iron, with a notched bit, 98mm., on a ring with a later disc engraved "7 Eccles Street" and, on the reverse, "Yes", THE ADDRESS OF LEOPOLD AND MOLLY BLOOM IN ULYSSES, key rusted and slightly bowed
"...At the housesteps of the 4th of the equidifferent uneven numbers, number 7 Eccles street, he inserted his hand mechanically into the back pocket of his trousers to obtain his latchkey..."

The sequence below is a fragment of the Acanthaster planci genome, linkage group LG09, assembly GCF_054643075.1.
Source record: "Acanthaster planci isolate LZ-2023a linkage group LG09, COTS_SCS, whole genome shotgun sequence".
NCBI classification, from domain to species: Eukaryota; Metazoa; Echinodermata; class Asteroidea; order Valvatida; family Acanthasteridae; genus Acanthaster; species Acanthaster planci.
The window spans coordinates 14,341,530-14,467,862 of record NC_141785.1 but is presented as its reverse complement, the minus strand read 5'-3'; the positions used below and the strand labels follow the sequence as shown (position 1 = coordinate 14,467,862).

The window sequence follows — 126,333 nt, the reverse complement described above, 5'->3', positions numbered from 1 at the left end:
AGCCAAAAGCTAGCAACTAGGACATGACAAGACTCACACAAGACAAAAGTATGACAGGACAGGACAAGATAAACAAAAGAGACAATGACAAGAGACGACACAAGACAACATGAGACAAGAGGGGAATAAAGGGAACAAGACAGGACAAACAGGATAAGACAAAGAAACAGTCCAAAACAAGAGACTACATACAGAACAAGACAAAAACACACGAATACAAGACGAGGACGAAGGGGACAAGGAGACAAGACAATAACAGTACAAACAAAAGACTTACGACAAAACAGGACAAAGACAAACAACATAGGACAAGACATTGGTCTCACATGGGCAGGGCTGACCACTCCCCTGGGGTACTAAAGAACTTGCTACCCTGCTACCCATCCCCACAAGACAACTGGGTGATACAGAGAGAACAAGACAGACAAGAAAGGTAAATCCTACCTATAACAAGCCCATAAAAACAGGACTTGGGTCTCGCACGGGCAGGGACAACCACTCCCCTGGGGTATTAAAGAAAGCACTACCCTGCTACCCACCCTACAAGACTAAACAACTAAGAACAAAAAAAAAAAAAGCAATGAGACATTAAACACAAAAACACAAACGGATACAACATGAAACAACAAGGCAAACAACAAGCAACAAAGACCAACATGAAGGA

THE KEY TO ITHACA. 7 Eccles Street, Dublin, is the home of Leopold and Molly Bloom in Ulysses. Bloom forgets his latchkey when he departs on his wanderings around Dublin on 16 June 1904, and has to hop the fence when he finally returns home from Bella Cohen's brothel, with Stephen in tow, at 2am. In 1904 Eccles Street was a sedate and respectable Georgian terrace, and Joyce knew no. 7 as the home of his friend J.F. Byrne. In later decades, however, the area declined to a slum and when the literary scholar Dr Louis A Muinzer visited on a literary pilgrimage in 1967 he found the house in the process of being demolished. Muinzer's protests at the destruction of the house were unsuccessful but the foreman gave him the latchkey as a mark of respect (the engraved disc was commissioned by Muinzer). This key was not the only object to survive the demolition: the front door was also salvaged and is now in Dublin's James Joyce Centre.
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